When Masahiro Urushido is asked to pose for a photo with one of his signature highball creations, he stops and says one word before racing back to the bar in the Lobby Lounge of the Fairmont Pacific Rim hotel. The lone word is “Ice.”
Urushido is one of the world’s most revered mixologists and his take on Asian-inspired highballs — a go-to libation in Japan and Korea — have helped land his Katana Kitten in the top 10 of the World’s 50 Best Cocktail Bars, and the No. 1 establishment in the entire United States. Katana Kitten has caused ripples since it debuted in SoHo in 2019.
His notoriety drew the attention of the Fairmont Pacific Rim and its own team of award-winning cocktail-makers. A collaboration emerged and Urushido landed in Vancouver to partner with the leaders of the hotel’s flagship restaurant, Botanist. On April 20, a “cocktails and bites” menu launched to celebrate Urushido’s drinks that have been made specifically for the Vancouver market. Among them is the Sakura Highball, a pretty drink made to honour the city’s cherry blossoms that are in full bloom in spring. It is made with Long Table vodka, pacari, salted cherry blossom cordial and soda water, and served in a classic ale mug with a pink carnation rising from the glass. And, there’s the ice.
It is the key to a highball and Urushido wanted to make sure he had a perfect amount for a photo of his creation. According to Kindred Spirits Cocktails, “A clear, large ice cube will melt more slowly and avoid diluting the cocktail, messing with the ideal ratio. It also looks so amazing with clear ice cubes.”
Jeff Savage, the head bartender at Botanist, also credits Urushido’s ingredient-focused approach to the success of his drinks.
“I think that ice is really important in a highball, but being that it is such a simple recipe, I think that every element is equally important — the right whisky, a well-chilled, and well-carbonated soda water, and perhaps just the right amount of zest from your preferred citrus. At Botanist we have had fun unpacking what a highball really is, and doing so has made some really fun and delicious cocktails appear on our menu. At its core, a highball is something served tall, is refreshing, and showcases the ingredients really well,” says Savage, a winner of a Canadian national bartending competition. “Masa’s Sakura Highball is a really good example of this — the simplicity of using a local vodka, a splash of lemon, soda, and a salted sakura cordial to come together and make something incredibly refreshing and nuanced is central to what I perceive his style of cocktail to be.”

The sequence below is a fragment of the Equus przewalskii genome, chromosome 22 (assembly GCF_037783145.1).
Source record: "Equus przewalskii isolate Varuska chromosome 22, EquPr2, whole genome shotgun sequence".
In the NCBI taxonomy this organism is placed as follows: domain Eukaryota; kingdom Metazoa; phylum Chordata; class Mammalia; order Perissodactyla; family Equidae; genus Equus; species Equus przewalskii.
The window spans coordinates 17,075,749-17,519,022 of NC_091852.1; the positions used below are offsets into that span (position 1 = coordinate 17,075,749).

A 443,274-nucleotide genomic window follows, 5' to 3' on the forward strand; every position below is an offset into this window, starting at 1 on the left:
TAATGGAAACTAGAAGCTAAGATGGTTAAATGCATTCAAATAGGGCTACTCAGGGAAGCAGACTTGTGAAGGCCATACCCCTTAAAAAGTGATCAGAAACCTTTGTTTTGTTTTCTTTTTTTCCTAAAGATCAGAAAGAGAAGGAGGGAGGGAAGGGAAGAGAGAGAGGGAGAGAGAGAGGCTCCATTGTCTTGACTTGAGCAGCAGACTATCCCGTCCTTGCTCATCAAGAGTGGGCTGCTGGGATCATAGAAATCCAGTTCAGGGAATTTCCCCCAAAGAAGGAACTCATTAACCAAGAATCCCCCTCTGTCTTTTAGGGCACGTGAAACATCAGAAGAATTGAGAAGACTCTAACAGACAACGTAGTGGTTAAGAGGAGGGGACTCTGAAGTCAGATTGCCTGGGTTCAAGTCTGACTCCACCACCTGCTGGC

The appreciation worked both ways as Urushido expressed praise for the products he found at Fairmont Pacific Rim, especially the “fabulous” yuzu, the citrus fruit popular in Australasia. It was sourced from Japan and used in Urushido’s Watini, a take on the gin-and-vermouth martini that features koji and ao-togarashi. He also had the chance to tour the city with Savage.
“I was pretty fortunate that we really got along well, and I was able to show him around the city a bit,” Savage notes. “We went to a few different bars and restaurants, went for a hike with my dog, and checked out the beach and Granville Island Market. I really appreciate someone who approaches life with the zeal that Masa does — plus, anyone my dog immediately adores is definitely someone worth knowing.”
Urushido spent a week in Vancouver, which included a three-night cocktail-paired dinner at Botanist. His menu in the Lobby Lounge and Raw Bar will run through May and will sit alongside creations from the Fairmont Pacific Rim team.
“Katana Kitten cocktails lean heavily into Japanese ingredients and Japanese lore. My cocktails at Botanist are heavily derived from the Pacific Northwest and my experiences in it. We have the same ideas around drinks, just with different inspirations and different cultural backgrounds,” Savage says.
The hotel also has an ongoing exhibit of Douglas Coupland’s artwork, with cocktails to match. Coupland has put his touch on old Clint Eastwood photographs and two drinks — the rye whiskey-based Clint and the Dirty Harry, similar to a dirty martini — are inspired by the Hollywood legend.
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